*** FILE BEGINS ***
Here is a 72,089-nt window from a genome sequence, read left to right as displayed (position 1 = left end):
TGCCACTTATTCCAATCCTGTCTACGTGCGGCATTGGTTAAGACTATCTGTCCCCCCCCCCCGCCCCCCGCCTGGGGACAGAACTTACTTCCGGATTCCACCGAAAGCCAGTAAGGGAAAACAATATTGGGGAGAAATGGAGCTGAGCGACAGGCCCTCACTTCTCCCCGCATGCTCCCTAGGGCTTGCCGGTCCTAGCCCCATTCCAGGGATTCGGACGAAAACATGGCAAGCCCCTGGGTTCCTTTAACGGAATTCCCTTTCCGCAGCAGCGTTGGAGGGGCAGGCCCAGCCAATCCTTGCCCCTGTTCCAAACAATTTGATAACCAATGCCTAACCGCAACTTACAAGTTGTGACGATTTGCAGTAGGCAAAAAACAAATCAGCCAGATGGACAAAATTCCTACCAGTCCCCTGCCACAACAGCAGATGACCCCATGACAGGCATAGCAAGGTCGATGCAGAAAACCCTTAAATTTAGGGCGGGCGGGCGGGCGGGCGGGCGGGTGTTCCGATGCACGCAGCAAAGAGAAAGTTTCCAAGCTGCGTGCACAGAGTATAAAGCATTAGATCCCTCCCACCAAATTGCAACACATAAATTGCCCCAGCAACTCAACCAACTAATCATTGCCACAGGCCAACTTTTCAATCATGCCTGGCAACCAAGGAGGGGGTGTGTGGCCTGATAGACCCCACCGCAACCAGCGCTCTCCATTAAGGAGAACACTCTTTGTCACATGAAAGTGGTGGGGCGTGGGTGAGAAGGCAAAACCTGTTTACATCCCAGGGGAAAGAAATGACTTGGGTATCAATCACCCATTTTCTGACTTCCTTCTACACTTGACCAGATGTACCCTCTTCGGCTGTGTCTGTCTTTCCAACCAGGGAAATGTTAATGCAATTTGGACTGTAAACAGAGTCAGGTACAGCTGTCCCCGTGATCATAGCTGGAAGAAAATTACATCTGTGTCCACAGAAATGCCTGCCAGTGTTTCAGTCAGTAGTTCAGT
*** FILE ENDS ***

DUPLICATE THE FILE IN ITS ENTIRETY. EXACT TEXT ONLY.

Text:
Here is a 72,089-nt window from a genome sequence, read left to right as displayed (position 1 = left end):
TGCCACTTATTCCAATCCTGTCTACGTGCGGCATTGGTTAAGACTATCTGTCCCCCCCCCCCGCCCCCCGCCTGGGGACAGAACTTACTTCCGGATTCCACCGAAAGCCAGTAAGGGAAAACAATATTGGGGAGAAATGGAGCTGAGCGACAGGCCCTCACTTCTCCCCGCATGCTCCCTAGGGCTTGCCGGTCCTAGCCCCATTCCAGGGATTCGGACGAAAACATGGCAAGCCCCTGGGTTCCTTTAACGGAATTCCCTTTCCGCAGCAGCGTTGGAGGGGCAGGCCCAGCCAATCCTTGCCCCTGTTCCAAACAATTTGATAACCAATGCCTAACCGCAACTTACAAGTTGTGACGATTTGCAGTAGGCAAAAAACAAATCAGCCAGATGGACAAAATTCCTACCAGTCCCCTGCCACAACAGCAGATGACCCCATGACAGGCATAGCAAGGTCGATGCAGAAAACCCTTAAATTTAGGGCGGGCGGGCGGGCGGGCGGGCGGGTGTTCCGATGCACGCAGCAAAGAGAAAGTTTCCAAGCTGCGTGCACAGAGTATAAAGCATTAGATCCCTCCCACCAAATTGCAACACATAAATTGCCCCAGCAACTCAACCAACTAATCATTGCCACAGGCCAACTTTTCAATCATGCCTGGCAACCAAGGAGGGGGTGTGTGGCCTGATAGACCCCACCGCAACCAGCGCTCTCCATTAAGGAGAACACTCTTTGTCACATGAAAGTGGTGGGGCGTGGGTGAGAAGGCAAAACCTGTTTACATCCCAGGGGAAAGAAATGACTTGGGTATCAATCACCCATTTTCTGACTTCCTTCTACACTTGACCAGATGTACCCTCTTCGGCTGTGTCTGTCTTTCCAACCAGGGAAATGTTAATGCAATTTGGACTGTAAACAGAGTCAGGTACAGCTGTCCCCGTGATCATAGCTGGAAGAAAATTACATCTGTGTCCACAGAAATGCCTGCCAGTGTTTCAGTCAGTAGTTCAGT